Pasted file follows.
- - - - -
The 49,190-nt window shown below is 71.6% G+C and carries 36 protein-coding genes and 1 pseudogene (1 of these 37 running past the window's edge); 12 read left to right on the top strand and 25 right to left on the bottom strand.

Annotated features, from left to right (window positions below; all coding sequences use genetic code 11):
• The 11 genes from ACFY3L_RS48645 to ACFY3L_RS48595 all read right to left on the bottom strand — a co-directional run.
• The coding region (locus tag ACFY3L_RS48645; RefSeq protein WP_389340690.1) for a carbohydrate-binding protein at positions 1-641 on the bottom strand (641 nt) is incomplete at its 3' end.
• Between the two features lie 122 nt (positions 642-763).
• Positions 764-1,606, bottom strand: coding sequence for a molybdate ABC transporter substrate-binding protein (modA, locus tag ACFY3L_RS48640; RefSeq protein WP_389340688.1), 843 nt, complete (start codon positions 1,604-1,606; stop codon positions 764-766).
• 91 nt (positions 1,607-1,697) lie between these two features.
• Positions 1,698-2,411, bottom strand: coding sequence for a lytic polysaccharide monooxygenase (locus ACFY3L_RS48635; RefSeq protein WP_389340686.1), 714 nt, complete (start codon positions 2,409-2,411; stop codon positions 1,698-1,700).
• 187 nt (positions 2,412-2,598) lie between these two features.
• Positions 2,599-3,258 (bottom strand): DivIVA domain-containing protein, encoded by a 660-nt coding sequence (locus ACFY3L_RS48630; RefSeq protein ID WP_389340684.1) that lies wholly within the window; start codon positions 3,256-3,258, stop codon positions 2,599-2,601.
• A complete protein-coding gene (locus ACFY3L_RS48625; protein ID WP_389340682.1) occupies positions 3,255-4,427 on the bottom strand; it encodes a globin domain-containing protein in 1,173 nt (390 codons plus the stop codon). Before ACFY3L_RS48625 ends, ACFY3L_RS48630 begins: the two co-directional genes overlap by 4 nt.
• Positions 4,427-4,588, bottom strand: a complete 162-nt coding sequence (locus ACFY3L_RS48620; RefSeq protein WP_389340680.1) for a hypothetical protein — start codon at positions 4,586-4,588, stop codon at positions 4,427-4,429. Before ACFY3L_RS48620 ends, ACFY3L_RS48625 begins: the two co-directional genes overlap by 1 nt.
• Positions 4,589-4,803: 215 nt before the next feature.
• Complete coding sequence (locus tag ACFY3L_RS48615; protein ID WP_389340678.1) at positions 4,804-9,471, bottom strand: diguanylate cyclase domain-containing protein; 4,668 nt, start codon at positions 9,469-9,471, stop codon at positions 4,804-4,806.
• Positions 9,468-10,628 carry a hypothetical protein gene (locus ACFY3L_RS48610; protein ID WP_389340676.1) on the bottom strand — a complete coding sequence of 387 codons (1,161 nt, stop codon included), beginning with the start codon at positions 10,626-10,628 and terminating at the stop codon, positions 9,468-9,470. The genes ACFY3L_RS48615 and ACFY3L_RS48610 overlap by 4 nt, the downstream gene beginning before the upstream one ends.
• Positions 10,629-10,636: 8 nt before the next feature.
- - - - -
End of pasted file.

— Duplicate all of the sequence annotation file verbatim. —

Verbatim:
The 49,190-nt window shown below is 71.6% G+C and carries 36 protein-coding genes and 1 pseudogene (1 of these 37 running past the window's edge); 12 read left to right on the top strand and 25 right to left on the bottom strand.

Annotated features, from left to right (window positions below; all coding sequences use genetic code 11):
• The 11 genes from ACFY3L_RS48645 to ACFY3L_RS48595 all read right to left on the bottom strand — a co-directional run.
• The coding region (locus tag ACFY3L_RS48645; RefSeq protein WP_389340690.1) for a carbohydrate-binding protein at positions 1-641 on the bottom strand (641 nt) is incomplete at its 3' end.
• Between the two features lie 122 nt (positions 642-763).
• Positions 764-1,606, bottom strand: coding sequence for a molybdate ABC transporter substrate-binding protein (modA, locus tag ACFY3L_RS48640; RefSeq protein WP_389340688.1), 843 nt, complete (start codon positions 1,604-1,606; stop codon positions 764-766).
• 91 nt (positions 1,607-1,697) lie between these two features.
• Positions 1,698-2,411, bottom strand: coding sequence for a lytic polysaccharide monooxygenase (locus ACFY3L_RS48635; RefSeq protein WP_389340686.1), 714 nt, complete (start codon positions 2,409-2,411; stop codon positions 1,698-1,700).
• 187 nt (positions 2,412-2,598) lie between these two features.
• Positions 2,599-3,258 (bottom strand): DivIVA domain-containing protein, encoded by a 660-nt coding sequence (locus ACFY3L_RS48630; RefSeq protein ID WP_389340684.1) that lies wholly within the window; start codon positions 3,256-3,258, stop codon positions 2,599-2,601.
• A complete protein-coding gene (locus ACFY3L_RS48625; protein ID WP_389340682.1) occupies positions 3,255-4,427 on the bottom strand; it encodes a globin domain-containing protein in 1,173 nt (390 codons plus the stop codon). Before ACFY3L_RS48625 ends, ACFY3L_RS48630 begins: the two co-directional genes overlap by 4 nt.
• Positions 4,427-4,588, bottom strand: a complete 162-nt coding sequence (locus ACFY3L_RS48620; RefSeq protein WP_389340680.1) for a hypothetical protein — start codon at positions 4,586-4,588, stop codon at positions 4,427-4,429. Before ACFY3L_RS48620 ends, ACFY3L_RS48625 begins: the two co-directional genes overlap by 1 nt.
• Positions 4,589-4,803: 215 nt before the next feature.
• Complete coding sequence (locus tag ACFY3L_RS48615; protein ID WP_389340678.1) at positions 4,804-9,471, bottom strand: diguanylate cyclase domain-containing protein; 4,668 nt, start codon at positions 9,469-9,471, stop codon at positions 4,804-4,806.
• Positions 9,468-10,628 carry a hypothetical protein gene (locus ACFY3L_RS48610; protein ID WP_389340676.1) on the bottom strand — a complete coding sequence of 387 codons (1,161 nt, stop codon included), beginning with the start codon at positions 10,626-10,628 and terminating at the stop codon, positions 9,468-9,470. The genes ACFY3L_RS48615 and ACFY3L_RS48610 overlap by 4 nt, the downstream gene beginning before the upstream one ends.
• Positions 10,629-10,636: 8 nt before the next feature.